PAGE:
Saturday, August 13, 2011

Fruma Sarah

This post is just for fun.  
I wrote this several years ago, after playing Fruma Sarah 
in a production of Fiddler on the Roof.  
We relived the adventure outside in the alley during intermission, 
with almost nightly embellishments, 
until it became inevitable that it would wind up on paper.
Unfortunately, this photo was taken without the makeup.
For perspective, I'm standing next to a 6' 7" Tevye. 

The program calls my character “Fruma Sarah, Lazar Wolf’s dead wife,” but Steve just calls me Arms.  He is Legs.  Fruma, you see, is bigger than life.  Literally.  Each night I climb on Leg’s shoulders and together we whirl and howl our way around the stage for two minutes.  “Just where do you mount up?” we were asked.  I vainly try to suggest more genteel terminology.  How do I explain wrapping my legs around some guy and throwing my dress over his head in terms that are family friendly? 

He wears a tank top, white tights and ballet slippers (size 13, on size 14 feet) and a petticoat.  I have a matching petticoat, loosely tied around my hips.  Spandex tights are my attempt at preserving some sense of modesty, if not dignity.  (When looking at the blouse I wear the rest of the show and musing to no one in particular, “who got make-up all over my costume?,” Legs replied from a distance, “if it’s your tights, it was probably me.”  So much for dignity.)  My purple, flame embellished gown has a lace inset designed to allow little flashes of light to guide Leg’s blinded steps.  Less noticeable is the purple shirt I wear underneath so the sheerness of the lace is less obvious.  The shirt actually performs a dual function, concealing the bath puff stuffed, low slung lavender bra (Dolly Parton would be proud) that works to keep Fruma’s anatomy protruding at the appropriate places and not primarily from Leg’s head, which could make Fruma look strangely pregnant.  On top of it all are long stands of disco beads/pearls, and a waist length red wig that I tease to Tina Turner proportions each night.  Add a black and white skeleton-like face that has elicited such comments from the cast as, “isn’t it nice you don’t have to wear make-up in this scene,” and Fruma is ready to rumble.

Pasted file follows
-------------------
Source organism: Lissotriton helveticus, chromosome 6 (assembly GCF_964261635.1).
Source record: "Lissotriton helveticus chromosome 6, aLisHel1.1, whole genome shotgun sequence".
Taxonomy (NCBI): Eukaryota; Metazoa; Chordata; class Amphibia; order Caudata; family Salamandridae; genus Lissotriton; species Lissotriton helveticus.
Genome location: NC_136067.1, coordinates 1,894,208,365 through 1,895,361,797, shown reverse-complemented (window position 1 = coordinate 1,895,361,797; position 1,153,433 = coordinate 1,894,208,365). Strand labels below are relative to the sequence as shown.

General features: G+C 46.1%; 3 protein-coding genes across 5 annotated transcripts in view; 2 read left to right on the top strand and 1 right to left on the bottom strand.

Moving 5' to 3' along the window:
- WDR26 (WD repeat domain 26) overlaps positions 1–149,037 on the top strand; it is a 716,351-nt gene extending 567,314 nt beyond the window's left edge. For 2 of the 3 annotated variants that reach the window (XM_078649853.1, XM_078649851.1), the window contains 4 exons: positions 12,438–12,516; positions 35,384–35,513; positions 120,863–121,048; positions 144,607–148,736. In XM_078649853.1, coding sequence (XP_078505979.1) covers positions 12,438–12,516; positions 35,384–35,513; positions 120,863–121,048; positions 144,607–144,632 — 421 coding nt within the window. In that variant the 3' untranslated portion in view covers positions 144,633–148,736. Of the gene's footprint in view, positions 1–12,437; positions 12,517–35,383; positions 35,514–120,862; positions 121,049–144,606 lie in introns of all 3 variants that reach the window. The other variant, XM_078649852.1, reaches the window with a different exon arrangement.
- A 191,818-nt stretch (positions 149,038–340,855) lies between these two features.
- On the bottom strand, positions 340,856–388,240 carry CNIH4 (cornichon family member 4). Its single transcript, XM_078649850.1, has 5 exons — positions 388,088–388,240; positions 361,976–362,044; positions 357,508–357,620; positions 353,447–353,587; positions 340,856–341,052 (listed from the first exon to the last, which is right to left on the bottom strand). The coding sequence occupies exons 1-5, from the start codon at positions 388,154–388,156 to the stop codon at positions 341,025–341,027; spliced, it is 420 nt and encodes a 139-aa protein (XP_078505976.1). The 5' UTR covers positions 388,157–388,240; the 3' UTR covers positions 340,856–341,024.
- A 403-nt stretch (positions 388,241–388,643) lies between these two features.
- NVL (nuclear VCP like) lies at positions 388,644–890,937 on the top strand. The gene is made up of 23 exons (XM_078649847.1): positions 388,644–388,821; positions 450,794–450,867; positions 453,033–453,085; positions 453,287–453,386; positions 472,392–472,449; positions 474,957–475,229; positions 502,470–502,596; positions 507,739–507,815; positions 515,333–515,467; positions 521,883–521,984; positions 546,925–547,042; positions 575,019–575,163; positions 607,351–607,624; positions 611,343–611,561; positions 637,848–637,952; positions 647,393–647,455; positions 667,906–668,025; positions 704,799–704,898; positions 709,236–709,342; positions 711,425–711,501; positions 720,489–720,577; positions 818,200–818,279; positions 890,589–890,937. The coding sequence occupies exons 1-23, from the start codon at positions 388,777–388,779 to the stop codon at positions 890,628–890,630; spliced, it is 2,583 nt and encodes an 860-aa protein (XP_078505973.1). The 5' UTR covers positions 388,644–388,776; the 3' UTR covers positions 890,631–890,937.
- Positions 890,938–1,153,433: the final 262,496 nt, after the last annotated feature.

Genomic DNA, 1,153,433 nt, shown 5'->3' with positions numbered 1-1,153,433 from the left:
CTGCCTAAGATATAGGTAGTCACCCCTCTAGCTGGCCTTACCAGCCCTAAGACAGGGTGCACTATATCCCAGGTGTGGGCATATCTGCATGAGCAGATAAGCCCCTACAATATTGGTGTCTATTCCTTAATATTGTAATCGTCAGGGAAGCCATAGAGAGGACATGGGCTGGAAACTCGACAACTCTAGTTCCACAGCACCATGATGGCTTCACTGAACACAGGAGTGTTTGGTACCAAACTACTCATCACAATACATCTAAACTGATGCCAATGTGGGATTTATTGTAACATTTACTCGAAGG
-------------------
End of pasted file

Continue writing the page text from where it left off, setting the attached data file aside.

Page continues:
Every performance goes something like this:  The song begins, and all other cast members enter the stage.  Then Legs sets a bench down in the wings and sits.  I climb onto the bench, straddling Legs, holding my wadded up gown and beads in one hand so I can loosen the tie on my petticoat with the other.  I scoot up behind him, and throw the petticoat over his head.  He then ties it under his chin.  We’re hoping to disguise all the knees and elbows going on down there so Fruma doesn’t look like something from Alien.  I half stand, half squat behind Legs, now that we are dressed in the same petticoat, but trying to minimize the time he needs to support my full weight on his shoulders.  In time, I assume the position, slide forward, and we stand.  I wrap my feet behind his back for balance.  I drop the gown over his head, trying to make sure the lace panel is somewhere in front of an eye or two, and let the beads fall.  We work our way past the side curtains toward our entrance position, and I’m so used to shuffling around solo in the long dress backstage that I instinctively lift my/our gown as we walk so he won’t trip on it. 

The final step is to wait for the music cue as I fluff my wig one final time, mentally race through my lyrics, and try to feel appropriately dead.  On stage we are one, at least as long as I remember not to wave my flowing sleeves in front of the lace panel during any portions of the song requiring foot movement.  The moment the final howl is heard, we are back in the wings, and I quickly grab the dress up and over his head as we make our way to a backstage table for the dismount.  There is sweating and panting and struggling with getting clothes off quickly.  Legs has been known to light a cigarette just thinking about it.  

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